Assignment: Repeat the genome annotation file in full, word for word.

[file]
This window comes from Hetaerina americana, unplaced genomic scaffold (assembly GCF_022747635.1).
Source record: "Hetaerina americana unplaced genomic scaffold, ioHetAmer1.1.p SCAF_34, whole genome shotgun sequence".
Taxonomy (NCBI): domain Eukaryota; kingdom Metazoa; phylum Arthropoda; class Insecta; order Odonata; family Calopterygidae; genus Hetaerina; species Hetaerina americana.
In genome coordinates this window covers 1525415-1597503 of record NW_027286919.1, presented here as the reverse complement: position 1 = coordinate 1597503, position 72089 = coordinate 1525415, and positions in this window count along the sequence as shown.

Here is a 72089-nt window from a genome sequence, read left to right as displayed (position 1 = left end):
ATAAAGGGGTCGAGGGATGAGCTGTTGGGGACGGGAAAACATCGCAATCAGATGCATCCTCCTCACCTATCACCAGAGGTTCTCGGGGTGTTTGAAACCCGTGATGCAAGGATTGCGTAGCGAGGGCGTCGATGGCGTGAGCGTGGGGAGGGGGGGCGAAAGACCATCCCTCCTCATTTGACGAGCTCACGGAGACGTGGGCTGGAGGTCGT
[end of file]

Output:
This window comes from Hetaerina americana, unplaced genomic scaffold (assembly GCF_022747635.1).
Source record: "Hetaerina americana unplaced genomic scaffold, ioHetAmer1.1.p SCAF_34, whole genome shotgun sequence".
Taxonomy (NCBI): domain Eukaryota; kingdom Metazoa; phylum Arthropoda; class Insecta; order Odonata; family Calopterygidae; genus Hetaerina; species Hetaerina americana.
In genome coordinates this window covers 1525415-1597503 of record NW_027286919.1, presented here as the reverse complement: position 1 = coordinate 1597503, position 72089 = coordinate 1525415, and positions in this window count along the sequence as shown.

Here is a 72089-nt window from a genome sequence, read left to right as displayed (position 1 = left end):
ATAAAGGGGTCGAGGGATGAGCTGTTGGGGACGGGAAAACATCGCAATCAGATGCATCCTCCTCACCTATCACCAGAGGTTCTCGGGGTGTTTGAAACCCGTGATGCAAGGATTGCGTAGCGAGGGCGTCGATGGCGTGAGCGTGGGGAGGGGGGGCGAAAGACCATCCCTCCTCATTTGACGAGCTCACGGAGACGTGGGCTGGAGGTCGT